Company: Artwork Systems Nordic A/S (AWSN)
Software: VMware vSphere
Hardware: Apple Mac Pro
[William] - Hi Mads, thank you for taking some time this morning to share with the community your past experiences managing a VMware and Apple OS X environment. Before we get started, can you introduce yourself and what you currently do?
[Mads] - My name is Mads Fog Albrechtslund, and I currently work as a vSphere Consultant for Businessman A/S Denmark. The reason for my current employment, is primarily a Mac based vSphere project I did at my former employer, Artwork Systems Nordic A/S also in Denmark. Before I became a vSphere Consultant, my primary job function was as a Mac Consultant, in which I have several Apple related certifications.
[William] - Could you describe what your vSphere project was about?
[Mads] - The vSphere Project, was that of virtualizing and consolidating the infrastructure of Artwork Systems Nordic A/S (AWSN). AWSN is a reseller of hardware and software to the graphical industry, thereby running a lot of Apple systems and software that require Mac OS X underneath.
When I started at the company in early 2009, there were around 8-10 servers, and only 9 employees. Every server was just a desktop Mac or PC, running multiple services at once, trying to use the hardware at best. I started by consolidating and somewhat standardizing all these machines, into a Rack cabinet.
But I still wanted to make it better, more flexible and faster to deploy new OS'es when they are needed. I also wanted to move away from running multiple services on a single OS. I started looking into virtualization around late 2010, before VMware even made vSphere compatible with the Mac's. And we started working with a competitor of VMware, which at the time was about to release a bare-metal hypervisor that was compatible with Mac hardware.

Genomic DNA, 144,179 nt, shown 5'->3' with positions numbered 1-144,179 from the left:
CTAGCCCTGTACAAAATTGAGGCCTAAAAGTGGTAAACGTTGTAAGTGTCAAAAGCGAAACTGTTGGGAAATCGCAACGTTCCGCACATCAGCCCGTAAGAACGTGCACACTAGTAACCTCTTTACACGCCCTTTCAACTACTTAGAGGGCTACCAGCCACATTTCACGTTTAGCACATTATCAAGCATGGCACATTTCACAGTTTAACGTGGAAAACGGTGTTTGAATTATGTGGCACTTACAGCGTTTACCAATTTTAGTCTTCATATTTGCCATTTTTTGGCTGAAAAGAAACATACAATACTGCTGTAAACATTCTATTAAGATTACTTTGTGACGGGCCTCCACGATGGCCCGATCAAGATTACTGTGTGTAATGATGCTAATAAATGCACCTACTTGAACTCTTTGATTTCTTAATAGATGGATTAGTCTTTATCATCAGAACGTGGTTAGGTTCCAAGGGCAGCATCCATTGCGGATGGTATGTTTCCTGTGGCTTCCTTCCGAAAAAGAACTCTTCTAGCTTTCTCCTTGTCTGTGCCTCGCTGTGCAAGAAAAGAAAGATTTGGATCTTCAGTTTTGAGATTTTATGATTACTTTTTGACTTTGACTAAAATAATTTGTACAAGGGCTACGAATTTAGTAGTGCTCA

We invested time, money and hardware in that initial project, only to around 6 month later to find out that the vendor would drop that bare-metal software again.
[William] - Ouch! I guess that is one of the risks when working with a new company/startup. So what did you end up doing after the company dropped support for bare-metal support?
[Mads] - So when VMware release vSphere 5.0 which was compatible with Apple hardware, I asked my boss to try again. He said "Sure, go ahead…. but we don't have a lot of money to do this with". So I needed to make this project as cheap as possible.
What I ended up with was 3 Mac Pro's (2x 2008 and 1x 2009), which I got almost free from a customer, extra RAM (32GB in each Mac Pro), extra NIC's (4 NIC's in each Mac Pro), a Synology RS812+ NAS and VMware vSphere Essentials bundle.
Here is a picture of the 3 Mac Pros:
[William] - I too remember when VMware announced support for Apple Hardware with vSphere 5.0, that was a huge deal for many customers. Were there any performance or availability requirements that you had to take into considerations while designing this solution? Did all Virtual Machines run off of the NAS system or was it a mix between local and remote storage?
[Mads] - All VM's ran off the NAS over iSCSI. I did consider the availability of that design, but given the constraints of the money of the project, there was not much of a choice. I did not want to run the VM's on the local disks inside each Mac Pro, considering that if one Mac Pro died, I would not easily have the possibility to power-on that VM on another Mac Pro.
The performance of the NAS was not great, but good enough. After I left, the NAS was upgraded to a Synology DS1813+, and then using the old Synology RS812+ as a backup destination. The load on the VM's was light, as there only was 10 employees in the company, and most of the VM's was only for testing or designing solutions for the customers.
[William] - What type of Virtual Machines and applications were you running on the Mac Pros?
[Mads] - The 3 Mac Pro's are running around 20 VM's, where most of them are either OS X based or Linux Virtual Appliance's. My plan was to do one service per OS, to keep it as simple as possible. Almost all the OS X based VMs are running OS X 10.8 Mountain Lion. Some of them are just plain Client installations, but most of them have the Server app installed, to run Open Directory, DNS or File Server.